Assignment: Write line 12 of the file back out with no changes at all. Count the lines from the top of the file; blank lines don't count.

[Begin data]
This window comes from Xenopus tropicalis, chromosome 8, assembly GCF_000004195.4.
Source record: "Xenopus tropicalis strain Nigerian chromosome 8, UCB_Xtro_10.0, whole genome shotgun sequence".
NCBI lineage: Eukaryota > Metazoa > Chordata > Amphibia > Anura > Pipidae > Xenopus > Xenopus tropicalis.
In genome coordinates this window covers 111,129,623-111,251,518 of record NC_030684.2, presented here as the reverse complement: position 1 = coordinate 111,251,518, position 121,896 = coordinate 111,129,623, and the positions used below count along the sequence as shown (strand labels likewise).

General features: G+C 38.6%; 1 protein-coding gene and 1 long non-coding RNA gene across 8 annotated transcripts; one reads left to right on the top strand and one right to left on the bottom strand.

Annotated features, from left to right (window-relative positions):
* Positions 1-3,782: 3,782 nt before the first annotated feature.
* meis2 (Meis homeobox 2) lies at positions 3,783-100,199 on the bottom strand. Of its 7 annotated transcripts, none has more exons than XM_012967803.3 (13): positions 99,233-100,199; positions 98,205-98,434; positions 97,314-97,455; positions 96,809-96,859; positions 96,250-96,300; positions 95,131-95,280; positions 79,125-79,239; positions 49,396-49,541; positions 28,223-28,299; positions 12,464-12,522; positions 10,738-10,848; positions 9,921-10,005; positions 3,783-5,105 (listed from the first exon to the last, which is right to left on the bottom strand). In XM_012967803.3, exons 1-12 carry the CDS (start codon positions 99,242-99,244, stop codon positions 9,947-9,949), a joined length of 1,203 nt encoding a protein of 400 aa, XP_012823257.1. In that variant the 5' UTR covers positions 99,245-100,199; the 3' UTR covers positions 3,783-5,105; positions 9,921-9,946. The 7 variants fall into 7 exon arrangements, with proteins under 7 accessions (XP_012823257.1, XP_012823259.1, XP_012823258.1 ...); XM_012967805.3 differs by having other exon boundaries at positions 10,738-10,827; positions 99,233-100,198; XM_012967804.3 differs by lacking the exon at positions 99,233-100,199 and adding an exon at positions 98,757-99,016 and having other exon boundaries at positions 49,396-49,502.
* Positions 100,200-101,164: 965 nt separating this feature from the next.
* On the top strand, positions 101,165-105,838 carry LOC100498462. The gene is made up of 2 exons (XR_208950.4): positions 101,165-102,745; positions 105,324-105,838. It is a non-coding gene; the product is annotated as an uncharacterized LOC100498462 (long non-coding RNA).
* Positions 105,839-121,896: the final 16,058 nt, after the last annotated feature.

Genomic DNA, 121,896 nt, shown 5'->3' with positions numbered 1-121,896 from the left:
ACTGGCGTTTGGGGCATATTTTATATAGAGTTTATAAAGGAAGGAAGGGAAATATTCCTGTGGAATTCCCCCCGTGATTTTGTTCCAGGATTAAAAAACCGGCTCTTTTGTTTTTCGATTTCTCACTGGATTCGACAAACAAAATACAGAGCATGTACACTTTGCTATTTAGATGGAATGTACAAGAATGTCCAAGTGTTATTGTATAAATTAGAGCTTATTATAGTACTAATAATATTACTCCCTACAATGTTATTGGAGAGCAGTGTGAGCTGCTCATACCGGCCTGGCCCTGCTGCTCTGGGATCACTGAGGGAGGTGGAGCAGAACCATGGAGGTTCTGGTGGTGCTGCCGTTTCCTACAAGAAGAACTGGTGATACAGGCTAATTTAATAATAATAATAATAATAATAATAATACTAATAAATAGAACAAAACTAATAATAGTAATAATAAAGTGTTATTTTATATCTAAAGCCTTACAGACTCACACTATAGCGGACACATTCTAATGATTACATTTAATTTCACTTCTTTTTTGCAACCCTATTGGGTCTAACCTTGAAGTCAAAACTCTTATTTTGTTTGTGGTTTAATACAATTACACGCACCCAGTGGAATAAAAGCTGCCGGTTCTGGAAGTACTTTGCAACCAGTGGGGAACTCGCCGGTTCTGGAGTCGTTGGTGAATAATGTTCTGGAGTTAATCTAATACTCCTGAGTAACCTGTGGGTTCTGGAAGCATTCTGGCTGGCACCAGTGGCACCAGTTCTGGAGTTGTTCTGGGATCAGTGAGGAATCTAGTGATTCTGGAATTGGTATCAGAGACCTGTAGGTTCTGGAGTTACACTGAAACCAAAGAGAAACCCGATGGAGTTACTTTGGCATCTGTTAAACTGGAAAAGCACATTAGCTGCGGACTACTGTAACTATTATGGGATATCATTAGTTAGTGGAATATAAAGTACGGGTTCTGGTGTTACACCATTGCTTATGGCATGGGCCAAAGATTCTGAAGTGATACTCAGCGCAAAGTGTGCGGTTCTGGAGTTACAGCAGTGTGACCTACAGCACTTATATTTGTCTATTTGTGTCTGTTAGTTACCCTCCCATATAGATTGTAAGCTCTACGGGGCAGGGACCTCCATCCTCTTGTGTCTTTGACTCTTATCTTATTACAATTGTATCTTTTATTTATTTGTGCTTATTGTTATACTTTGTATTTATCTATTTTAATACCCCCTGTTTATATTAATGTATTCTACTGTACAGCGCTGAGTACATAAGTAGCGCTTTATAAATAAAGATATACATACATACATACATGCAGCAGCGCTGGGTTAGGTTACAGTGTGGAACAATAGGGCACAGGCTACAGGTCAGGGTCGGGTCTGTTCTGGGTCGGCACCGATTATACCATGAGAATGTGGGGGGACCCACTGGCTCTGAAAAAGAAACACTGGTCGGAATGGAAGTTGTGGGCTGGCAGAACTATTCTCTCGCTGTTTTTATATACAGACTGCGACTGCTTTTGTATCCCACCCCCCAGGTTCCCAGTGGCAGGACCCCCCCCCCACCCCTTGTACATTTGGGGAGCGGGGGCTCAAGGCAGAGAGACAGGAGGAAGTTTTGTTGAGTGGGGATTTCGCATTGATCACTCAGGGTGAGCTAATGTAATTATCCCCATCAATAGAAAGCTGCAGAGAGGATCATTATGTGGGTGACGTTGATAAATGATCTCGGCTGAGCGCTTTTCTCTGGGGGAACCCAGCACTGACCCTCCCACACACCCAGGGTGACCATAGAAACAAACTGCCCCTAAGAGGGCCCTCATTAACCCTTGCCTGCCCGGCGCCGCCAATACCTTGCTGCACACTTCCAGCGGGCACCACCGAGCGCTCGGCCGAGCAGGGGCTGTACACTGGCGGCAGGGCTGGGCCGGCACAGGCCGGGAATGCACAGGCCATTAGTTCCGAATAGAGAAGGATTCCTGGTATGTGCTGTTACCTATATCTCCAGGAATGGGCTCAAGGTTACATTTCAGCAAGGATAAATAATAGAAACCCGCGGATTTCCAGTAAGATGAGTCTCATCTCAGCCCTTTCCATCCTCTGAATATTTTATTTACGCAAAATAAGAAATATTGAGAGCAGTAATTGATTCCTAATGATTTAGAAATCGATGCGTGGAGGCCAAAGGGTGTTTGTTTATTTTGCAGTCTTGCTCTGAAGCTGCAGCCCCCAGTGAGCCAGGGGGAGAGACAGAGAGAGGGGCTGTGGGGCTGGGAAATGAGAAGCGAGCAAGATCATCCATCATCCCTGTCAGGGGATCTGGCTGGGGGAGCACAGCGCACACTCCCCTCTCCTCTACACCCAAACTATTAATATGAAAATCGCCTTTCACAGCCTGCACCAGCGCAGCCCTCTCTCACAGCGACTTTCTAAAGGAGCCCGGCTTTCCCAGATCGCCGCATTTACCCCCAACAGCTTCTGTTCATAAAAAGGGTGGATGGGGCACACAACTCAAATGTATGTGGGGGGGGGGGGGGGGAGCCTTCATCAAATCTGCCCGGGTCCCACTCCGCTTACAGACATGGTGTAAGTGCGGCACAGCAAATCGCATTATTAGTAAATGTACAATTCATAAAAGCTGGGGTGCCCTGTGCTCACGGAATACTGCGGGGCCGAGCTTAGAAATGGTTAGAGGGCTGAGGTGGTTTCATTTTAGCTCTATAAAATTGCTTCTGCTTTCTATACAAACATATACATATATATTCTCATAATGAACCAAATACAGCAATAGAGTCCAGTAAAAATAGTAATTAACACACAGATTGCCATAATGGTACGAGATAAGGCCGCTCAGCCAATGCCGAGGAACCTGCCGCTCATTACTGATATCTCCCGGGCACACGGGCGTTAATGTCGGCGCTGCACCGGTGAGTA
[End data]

Genomic DNA, 121,896 nt, shown 5'->3' with positions numbered 1-121,896 from the left: